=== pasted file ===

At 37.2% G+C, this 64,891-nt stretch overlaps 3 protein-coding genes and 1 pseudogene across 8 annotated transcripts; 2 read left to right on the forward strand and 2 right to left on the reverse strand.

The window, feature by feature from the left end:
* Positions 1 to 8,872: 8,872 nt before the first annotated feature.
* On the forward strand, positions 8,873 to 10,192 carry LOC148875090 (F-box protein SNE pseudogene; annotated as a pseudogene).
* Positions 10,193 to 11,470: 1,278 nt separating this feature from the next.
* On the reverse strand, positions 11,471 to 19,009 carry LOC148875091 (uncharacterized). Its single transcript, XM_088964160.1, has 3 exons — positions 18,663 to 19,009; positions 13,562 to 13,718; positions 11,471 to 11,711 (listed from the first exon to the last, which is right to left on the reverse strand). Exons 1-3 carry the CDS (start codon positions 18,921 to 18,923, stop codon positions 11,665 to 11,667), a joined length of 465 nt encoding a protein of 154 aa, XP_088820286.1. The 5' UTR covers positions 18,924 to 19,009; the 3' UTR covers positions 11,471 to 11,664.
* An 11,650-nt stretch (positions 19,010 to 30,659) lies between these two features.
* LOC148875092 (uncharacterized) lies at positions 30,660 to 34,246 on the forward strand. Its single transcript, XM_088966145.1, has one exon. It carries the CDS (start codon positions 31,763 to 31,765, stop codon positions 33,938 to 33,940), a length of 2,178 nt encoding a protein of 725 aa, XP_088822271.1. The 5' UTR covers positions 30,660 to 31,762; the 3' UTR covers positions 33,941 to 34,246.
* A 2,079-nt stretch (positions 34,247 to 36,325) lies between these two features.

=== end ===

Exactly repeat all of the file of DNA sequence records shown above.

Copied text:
At 37.2% G+C, this 64,891-nt stretch overlaps 3 protein-coding genes and 1 pseudogene across 8 annotated transcripts; 2 read left to right on the forward strand and 2 right to left on the reverse strand.

The window, feature by feature from the left end:
* Positions 1 to 8,872: 8,872 nt before the first annotated feature.
* On the forward strand, positions 8,873 to 10,192 carry LOC148875090 (F-box protein SNE pseudogene; annotated as a pseudogene).
* Positions 10,193 to 11,470: 1,278 nt separating this feature from the next.
* On the reverse strand, positions 11,471 to 19,009 carry LOC148875091 (uncharacterized). Its single transcript, XM_088964160.1, has 3 exons — positions 18,663 to 19,009; positions 13,562 to 13,718; positions 11,471 to 11,711 (listed from the first exon to the last, which is right to left on the reverse strand). Exons 1-3 carry the CDS (start codon positions 18,921 to 18,923, stop codon positions 11,665 to 11,667), a joined length of 465 nt encoding a protein of 154 aa, XP_088820286.1. The 5' UTR covers positions 18,924 to 19,009; the 3' UTR covers positions 11,471 to 11,664.
* An 11,650-nt stretch (positions 19,010 to 30,659) lies between these two features.
* LOC148875092 (uncharacterized) lies at positions 30,660 to 34,246 on the forward strand. Its single transcript, XM_088966145.1, has one exon. It carries the CDS (start codon positions 31,763 to 31,765, stop codon positions 33,938 to 33,940), a length of 2,178 nt encoding a protein of 725 aa, XP_088822271.1. The 5' UTR covers positions 30,660 to 31,762; the 3' UTR covers positions 33,941 to 34,246.
* A 2,079-nt stretch (positions 34,247 to 36,325) lies between these two features.